It is assumed that the amount of radioactive carbon left in the sample indicates how old it is. It is based on several assumptions, one of which is false.For this method to work, the rate of production of carbon-14 in the atmosphere has to remain constant through time.Radiocarbon dating was invented in the 1950s by the American chemist Willard F.Libby and a few of his students at the University of Chicago: in 1960, he won a Nobel Prize in Chemistry for the invention.
Knowing the limitations of this dating method can help avoid colossal archaeological misinterpretations that would otherwise distort history.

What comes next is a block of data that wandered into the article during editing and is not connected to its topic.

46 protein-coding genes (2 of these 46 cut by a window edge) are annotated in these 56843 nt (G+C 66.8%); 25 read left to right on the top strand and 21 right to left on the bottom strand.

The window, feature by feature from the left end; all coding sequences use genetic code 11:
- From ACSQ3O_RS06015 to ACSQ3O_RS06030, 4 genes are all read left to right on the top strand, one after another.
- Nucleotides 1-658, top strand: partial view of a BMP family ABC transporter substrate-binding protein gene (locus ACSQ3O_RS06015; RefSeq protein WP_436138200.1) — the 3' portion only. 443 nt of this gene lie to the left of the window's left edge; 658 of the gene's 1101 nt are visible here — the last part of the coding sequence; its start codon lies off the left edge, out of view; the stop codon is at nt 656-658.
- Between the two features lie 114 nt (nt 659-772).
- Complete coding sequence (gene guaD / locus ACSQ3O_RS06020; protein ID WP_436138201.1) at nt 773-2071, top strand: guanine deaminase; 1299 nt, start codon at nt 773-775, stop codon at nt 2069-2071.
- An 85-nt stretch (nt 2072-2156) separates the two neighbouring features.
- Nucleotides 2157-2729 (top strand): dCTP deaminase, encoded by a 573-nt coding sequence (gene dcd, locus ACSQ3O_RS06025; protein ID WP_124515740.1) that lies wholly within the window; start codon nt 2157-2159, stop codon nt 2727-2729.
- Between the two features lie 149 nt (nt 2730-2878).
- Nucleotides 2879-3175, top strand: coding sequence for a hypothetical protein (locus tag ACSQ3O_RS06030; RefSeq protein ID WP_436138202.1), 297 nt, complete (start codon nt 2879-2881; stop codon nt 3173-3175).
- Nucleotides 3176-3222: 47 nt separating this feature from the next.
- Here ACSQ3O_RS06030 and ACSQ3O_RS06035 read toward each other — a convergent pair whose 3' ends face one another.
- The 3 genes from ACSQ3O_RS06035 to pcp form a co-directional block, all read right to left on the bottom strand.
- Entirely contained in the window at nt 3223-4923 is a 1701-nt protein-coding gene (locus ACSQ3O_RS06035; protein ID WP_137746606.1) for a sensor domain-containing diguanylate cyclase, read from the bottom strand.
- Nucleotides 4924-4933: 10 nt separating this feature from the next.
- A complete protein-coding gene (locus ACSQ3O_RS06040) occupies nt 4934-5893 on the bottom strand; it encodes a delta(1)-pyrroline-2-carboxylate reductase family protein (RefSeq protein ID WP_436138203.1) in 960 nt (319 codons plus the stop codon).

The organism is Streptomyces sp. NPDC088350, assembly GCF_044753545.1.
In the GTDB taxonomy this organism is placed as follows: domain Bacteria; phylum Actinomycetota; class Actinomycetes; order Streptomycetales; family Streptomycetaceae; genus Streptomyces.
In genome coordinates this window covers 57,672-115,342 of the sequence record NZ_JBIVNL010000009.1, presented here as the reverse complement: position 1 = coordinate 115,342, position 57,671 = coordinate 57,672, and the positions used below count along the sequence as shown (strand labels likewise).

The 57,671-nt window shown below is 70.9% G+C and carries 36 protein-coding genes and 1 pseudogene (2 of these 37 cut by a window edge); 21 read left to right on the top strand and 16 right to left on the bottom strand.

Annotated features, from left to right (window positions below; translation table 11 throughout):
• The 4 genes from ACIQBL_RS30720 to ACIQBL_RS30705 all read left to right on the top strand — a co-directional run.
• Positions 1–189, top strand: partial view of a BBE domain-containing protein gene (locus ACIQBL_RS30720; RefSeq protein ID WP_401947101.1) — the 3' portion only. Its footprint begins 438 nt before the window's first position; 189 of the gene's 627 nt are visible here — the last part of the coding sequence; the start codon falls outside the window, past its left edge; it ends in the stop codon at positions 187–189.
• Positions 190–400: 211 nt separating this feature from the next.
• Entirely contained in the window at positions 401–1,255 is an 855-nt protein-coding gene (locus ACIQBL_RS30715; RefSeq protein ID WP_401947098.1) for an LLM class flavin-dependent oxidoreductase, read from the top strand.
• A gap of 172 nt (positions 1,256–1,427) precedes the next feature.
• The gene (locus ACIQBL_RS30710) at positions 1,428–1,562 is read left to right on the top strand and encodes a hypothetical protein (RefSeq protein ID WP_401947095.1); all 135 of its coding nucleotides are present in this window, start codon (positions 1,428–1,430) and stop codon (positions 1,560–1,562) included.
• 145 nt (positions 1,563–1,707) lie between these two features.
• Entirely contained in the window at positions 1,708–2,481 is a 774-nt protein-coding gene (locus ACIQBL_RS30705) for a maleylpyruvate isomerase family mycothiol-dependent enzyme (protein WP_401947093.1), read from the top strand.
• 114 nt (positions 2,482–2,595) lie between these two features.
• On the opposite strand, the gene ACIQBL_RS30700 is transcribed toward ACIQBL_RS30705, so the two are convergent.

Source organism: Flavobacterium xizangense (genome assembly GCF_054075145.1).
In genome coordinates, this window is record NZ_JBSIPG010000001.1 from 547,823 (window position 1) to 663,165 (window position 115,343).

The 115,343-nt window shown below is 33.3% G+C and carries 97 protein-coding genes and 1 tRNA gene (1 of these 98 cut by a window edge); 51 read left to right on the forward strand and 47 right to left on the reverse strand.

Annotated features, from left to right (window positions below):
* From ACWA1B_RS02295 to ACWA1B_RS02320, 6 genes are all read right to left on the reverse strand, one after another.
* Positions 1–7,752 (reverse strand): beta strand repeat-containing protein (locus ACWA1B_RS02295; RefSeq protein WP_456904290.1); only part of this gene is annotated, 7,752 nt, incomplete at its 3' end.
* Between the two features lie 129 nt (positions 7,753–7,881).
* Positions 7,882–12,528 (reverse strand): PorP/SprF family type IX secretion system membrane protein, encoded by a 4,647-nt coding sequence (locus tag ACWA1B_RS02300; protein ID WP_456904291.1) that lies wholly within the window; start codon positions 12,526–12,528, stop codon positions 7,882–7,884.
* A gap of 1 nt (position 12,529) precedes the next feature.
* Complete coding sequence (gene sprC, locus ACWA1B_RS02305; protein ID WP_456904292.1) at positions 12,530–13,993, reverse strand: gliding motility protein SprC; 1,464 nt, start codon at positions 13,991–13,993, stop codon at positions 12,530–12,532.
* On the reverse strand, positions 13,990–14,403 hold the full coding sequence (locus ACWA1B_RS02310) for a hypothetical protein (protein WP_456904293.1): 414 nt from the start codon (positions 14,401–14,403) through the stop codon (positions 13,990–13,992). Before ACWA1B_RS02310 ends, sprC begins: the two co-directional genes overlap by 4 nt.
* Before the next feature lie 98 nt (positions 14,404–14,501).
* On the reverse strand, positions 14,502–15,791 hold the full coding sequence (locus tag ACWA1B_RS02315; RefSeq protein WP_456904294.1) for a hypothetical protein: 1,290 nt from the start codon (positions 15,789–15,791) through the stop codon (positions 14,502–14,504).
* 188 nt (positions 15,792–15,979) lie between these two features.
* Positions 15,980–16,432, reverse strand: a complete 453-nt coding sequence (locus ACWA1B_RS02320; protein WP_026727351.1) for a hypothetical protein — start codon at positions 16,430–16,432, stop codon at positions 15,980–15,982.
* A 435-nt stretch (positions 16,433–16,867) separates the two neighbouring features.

Though radiocarbon dating clearly enjoys “wide public interest,” it also generates much confusion and discord among Christians, which leads to an obvious question: is Libby’s celebrated work a reliable technique for dating ancient objects?
The short answer is a resounding YES and here’s why.
These atoms rapidly decay into radiocarbon-dioxide and along with ordinary CO2 are absorbed by living plants.
As plants enter the human and animal food chains the C14 dioxide enters their living tissue.